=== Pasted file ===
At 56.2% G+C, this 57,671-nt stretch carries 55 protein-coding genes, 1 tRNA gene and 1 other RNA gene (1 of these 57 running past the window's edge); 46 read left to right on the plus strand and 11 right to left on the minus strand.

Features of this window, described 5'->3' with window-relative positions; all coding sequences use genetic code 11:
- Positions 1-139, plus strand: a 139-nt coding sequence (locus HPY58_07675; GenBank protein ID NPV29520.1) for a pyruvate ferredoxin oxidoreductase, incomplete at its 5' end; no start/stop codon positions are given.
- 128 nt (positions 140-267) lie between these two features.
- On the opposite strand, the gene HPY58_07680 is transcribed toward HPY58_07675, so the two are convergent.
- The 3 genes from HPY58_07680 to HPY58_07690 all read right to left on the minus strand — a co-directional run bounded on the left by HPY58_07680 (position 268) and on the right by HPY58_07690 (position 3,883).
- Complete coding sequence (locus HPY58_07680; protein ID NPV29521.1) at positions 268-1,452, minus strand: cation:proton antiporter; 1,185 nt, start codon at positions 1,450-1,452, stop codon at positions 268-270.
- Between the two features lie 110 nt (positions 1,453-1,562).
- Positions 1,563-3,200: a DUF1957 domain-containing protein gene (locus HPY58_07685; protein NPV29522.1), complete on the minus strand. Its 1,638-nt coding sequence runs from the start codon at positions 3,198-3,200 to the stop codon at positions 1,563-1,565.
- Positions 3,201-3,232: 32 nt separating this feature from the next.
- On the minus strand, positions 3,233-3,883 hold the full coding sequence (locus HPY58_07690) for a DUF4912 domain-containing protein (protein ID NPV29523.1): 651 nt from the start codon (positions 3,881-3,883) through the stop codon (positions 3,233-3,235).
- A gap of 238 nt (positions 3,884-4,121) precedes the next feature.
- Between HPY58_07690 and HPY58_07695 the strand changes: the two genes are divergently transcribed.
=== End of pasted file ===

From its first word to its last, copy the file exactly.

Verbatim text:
At 56.2% G+C, this 57,671-nt stretch carries 55 protein-coding genes, 1 tRNA gene and 1 other RNA gene (1 of these 57 running past the window's edge); 46 read left to right on the plus strand and 11 right to left on the minus strand.

Features of this window, described 5'->3' with window-relative positions; all coding sequences use genetic code 11:
- Positions 1-139, plus strand: a 139-nt coding sequence (locus HPY58_07675; GenBank protein ID NPV29520.1) for a pyruvate ferredoxin oxidoreductase, incomplete at its 5' end; no start/stop codon positions are given.
- 128 nt (positions 140-267) lie between these two features.
- On the opposite strand, the gene HPY58_07680 is transcribed toward HPY58_07675, so the two are convergent.
- The 3 genes from HPY58_07680 to HPY58_07690 all read right to left on the minus strand — a co-directional run bounded on the left by HPY58_07680 (position 268) and on the right by HPY58_07690 (position 3,883).
- Complete coding sequence (locus HPY58_07680; protein ID NPV29521.1) at positions 268-1,452, minus strand: cation:proton antiporter; 1,185 nt, start codon at positions 1,450-1,452, stop codon at positions 268-270.
- Between the two features lie 110 nt (positions 1,453-1,562).
- Positions 1,563-3,200: a DUF1957 domain-containing protein gene (locus HPY58_07685; protein NPV29522.1), complete on the minus strand. Its 1,638-nt coding sequence runs from the start codon at positions 3,198-3,200 to the stop codon at positions 1,563-1,565.
- Positions 3,201-3,232: 32 nt separating this feature from the next.
- On the minus strand, positions 3,233-3,883 hold the full coding sequence (locus HPY58_07690) for a DUF4912 domain-containing protein (protein ID NPV29523.1): 651 nt from the start codon (positions 3,881-3,883) through the stop codon (positions 3,233-3,235).
- A gap of 238 nt (positions 3,884-4,121) precedes the next feature.
- Between HPY58_07690 and HPY58_07695 the strand changes: the two genes are divergently transcribed.